Working around the clock?
Dr. Gordon Cooke
In the work titled "Flexible Work Schedules in Canada: Determinants and Outcomes," Dr. Gordon Cooke Memorial's School of Business and lead investigator Dr. Isik Zeytinoglu from the Michael G. DeGroote School of Business at McMaster University are studying how work schedules impact the more vulnerable groups in society. "The stereotypical work schedule, for several decades prior to the 1990s, was full-time, stable, during business hours on weekdays, and in the range of 40 hours per week," said Dr. Cooke. "Now, many Canadian employees are working shorter or longer work schedules, have variable work hours (that might be chosen by the employer or the employee), and/or work evenings or weekends. We find this to be worthy of additional investigation because females, young workers, lesser-educated workers, and other vulnerable worker subgroups seem to be overrepresented among those with relatively poor work schedules."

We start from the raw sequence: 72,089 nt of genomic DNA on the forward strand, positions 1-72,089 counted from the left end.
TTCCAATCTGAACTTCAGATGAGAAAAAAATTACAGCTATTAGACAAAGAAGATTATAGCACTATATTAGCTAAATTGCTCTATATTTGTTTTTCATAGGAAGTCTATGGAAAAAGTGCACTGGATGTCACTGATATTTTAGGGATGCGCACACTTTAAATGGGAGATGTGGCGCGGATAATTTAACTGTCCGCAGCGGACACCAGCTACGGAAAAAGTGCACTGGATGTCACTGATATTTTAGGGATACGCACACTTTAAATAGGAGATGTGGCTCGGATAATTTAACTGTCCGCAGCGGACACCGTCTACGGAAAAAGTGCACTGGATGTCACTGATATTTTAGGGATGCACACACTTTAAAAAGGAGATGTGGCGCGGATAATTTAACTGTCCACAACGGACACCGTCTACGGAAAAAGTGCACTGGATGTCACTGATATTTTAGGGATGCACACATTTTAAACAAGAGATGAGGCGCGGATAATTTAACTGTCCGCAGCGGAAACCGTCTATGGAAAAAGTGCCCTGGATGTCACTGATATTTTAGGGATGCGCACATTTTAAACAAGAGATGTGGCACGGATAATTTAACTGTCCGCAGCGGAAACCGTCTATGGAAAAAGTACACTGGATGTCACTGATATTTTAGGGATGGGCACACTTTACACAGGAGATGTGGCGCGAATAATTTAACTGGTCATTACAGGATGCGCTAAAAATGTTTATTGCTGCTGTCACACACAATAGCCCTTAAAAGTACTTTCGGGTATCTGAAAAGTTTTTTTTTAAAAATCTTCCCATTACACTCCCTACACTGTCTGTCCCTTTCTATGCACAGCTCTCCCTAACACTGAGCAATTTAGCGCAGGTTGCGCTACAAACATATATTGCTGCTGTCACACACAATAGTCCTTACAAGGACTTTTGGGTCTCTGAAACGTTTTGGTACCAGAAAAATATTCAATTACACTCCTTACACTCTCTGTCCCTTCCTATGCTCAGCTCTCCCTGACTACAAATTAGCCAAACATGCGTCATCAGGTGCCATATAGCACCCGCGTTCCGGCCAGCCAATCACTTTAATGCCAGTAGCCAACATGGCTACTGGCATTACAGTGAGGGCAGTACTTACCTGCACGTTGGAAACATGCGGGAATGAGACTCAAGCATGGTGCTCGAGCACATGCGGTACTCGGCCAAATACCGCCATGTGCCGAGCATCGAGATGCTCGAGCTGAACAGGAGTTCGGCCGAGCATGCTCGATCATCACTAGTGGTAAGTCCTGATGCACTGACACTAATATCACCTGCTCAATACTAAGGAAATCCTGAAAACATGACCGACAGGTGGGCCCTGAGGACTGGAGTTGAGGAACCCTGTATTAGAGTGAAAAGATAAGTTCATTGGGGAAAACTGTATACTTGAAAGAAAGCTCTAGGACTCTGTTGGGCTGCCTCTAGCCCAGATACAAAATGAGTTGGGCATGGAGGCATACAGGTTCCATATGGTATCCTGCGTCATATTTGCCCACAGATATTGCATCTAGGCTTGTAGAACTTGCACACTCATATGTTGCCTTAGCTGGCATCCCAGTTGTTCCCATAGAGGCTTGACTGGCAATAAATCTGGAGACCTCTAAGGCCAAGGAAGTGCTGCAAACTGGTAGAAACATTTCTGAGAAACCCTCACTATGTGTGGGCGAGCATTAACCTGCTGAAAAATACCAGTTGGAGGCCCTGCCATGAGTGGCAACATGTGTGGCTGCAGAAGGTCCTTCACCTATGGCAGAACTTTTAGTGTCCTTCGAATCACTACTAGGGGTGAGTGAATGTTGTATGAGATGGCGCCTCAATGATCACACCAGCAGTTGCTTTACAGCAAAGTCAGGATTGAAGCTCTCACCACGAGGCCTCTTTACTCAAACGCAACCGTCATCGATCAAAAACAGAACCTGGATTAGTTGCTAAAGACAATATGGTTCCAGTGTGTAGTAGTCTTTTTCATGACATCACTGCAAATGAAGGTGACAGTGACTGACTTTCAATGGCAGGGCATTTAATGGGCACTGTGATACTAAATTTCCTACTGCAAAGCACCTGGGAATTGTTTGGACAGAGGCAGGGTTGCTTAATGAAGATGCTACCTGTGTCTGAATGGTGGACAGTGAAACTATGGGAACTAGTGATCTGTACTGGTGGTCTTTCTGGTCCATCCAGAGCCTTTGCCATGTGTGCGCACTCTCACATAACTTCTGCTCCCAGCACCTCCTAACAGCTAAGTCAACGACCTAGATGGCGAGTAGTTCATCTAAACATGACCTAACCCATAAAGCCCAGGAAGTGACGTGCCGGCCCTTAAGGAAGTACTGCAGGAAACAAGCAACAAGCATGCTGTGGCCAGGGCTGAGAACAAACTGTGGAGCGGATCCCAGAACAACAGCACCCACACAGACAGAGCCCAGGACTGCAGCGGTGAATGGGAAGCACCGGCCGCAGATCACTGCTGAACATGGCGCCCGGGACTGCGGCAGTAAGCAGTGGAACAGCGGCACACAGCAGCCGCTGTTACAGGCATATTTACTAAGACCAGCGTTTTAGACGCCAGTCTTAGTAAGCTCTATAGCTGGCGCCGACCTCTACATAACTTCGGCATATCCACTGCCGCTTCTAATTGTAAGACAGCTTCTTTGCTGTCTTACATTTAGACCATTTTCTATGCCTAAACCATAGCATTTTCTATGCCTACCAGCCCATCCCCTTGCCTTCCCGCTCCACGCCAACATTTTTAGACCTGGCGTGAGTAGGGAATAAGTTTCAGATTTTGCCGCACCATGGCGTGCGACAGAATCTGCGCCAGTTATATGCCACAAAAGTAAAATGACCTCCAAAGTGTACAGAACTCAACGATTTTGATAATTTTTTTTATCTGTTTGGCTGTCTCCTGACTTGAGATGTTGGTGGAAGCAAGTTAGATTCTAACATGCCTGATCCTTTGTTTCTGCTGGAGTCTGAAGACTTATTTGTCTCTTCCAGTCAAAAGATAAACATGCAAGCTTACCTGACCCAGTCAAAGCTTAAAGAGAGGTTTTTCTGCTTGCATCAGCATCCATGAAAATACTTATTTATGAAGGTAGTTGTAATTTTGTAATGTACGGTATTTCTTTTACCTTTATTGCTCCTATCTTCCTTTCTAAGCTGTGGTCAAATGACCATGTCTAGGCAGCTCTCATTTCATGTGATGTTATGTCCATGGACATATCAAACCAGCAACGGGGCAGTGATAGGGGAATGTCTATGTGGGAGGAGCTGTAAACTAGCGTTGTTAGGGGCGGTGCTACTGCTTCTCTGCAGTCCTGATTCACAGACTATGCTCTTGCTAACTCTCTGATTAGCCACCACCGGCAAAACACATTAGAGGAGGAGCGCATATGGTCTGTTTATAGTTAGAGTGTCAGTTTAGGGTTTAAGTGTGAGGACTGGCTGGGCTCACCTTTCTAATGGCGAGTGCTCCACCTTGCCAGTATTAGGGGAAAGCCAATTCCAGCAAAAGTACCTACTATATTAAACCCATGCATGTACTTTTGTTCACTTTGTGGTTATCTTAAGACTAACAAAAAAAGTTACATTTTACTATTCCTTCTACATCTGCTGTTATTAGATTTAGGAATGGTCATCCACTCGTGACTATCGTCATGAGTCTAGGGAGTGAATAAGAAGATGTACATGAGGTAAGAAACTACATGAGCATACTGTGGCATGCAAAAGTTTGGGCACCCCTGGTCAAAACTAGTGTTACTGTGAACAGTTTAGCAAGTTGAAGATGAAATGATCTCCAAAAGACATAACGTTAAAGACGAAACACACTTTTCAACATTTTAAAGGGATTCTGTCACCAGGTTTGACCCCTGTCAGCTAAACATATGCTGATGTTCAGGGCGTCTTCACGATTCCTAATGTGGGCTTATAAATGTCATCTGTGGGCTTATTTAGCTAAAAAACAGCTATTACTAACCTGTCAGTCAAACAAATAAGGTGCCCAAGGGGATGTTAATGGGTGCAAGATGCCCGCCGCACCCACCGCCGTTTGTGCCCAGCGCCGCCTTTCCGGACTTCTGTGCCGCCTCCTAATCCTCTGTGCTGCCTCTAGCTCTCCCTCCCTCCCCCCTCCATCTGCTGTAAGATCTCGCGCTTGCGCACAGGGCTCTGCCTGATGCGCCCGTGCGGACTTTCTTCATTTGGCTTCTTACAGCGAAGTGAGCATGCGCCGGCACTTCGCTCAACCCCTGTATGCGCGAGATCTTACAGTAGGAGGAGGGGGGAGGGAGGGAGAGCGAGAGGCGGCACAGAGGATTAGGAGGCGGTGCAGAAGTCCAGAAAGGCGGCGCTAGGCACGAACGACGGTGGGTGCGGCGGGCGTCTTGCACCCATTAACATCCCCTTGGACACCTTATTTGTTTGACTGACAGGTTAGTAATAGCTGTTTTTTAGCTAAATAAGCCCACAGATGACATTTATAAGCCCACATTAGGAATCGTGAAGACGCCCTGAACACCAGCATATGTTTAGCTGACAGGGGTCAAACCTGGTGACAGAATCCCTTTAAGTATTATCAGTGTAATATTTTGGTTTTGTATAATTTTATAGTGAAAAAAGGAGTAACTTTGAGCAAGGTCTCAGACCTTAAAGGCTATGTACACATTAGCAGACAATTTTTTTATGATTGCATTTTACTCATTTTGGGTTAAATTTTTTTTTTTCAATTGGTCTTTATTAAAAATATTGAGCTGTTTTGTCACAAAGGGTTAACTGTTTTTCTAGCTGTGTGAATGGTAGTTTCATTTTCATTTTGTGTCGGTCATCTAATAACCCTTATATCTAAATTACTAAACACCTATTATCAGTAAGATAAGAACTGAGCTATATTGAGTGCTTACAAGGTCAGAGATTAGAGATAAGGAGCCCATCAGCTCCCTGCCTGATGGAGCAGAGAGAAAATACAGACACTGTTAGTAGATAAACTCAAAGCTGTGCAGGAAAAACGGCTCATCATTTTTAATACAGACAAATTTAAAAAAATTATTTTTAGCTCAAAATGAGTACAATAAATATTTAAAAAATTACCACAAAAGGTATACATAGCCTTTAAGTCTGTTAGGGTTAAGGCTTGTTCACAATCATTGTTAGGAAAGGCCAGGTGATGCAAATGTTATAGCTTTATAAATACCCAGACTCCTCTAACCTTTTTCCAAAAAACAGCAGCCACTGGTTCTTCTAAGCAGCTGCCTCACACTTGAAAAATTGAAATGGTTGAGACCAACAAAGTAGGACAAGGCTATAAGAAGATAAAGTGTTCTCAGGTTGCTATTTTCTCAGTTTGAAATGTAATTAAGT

He added that, at the same time, there are relatively privileged workers who now are likely to enjoy a more favourable work schedule and that a worker's schedule potentially impacts a number of worker outcomes, including job satisfaction levels. The researchers are also interested in exploring the possible connection between employers' business strategies and the work schedules of their employees.
"Hopefully, the results of this research will be food for thought for employees, unions, employers, and public policy makers in Canada and elsewhere."
For more information, visit: http://www.busi.mun.ca/gcooke/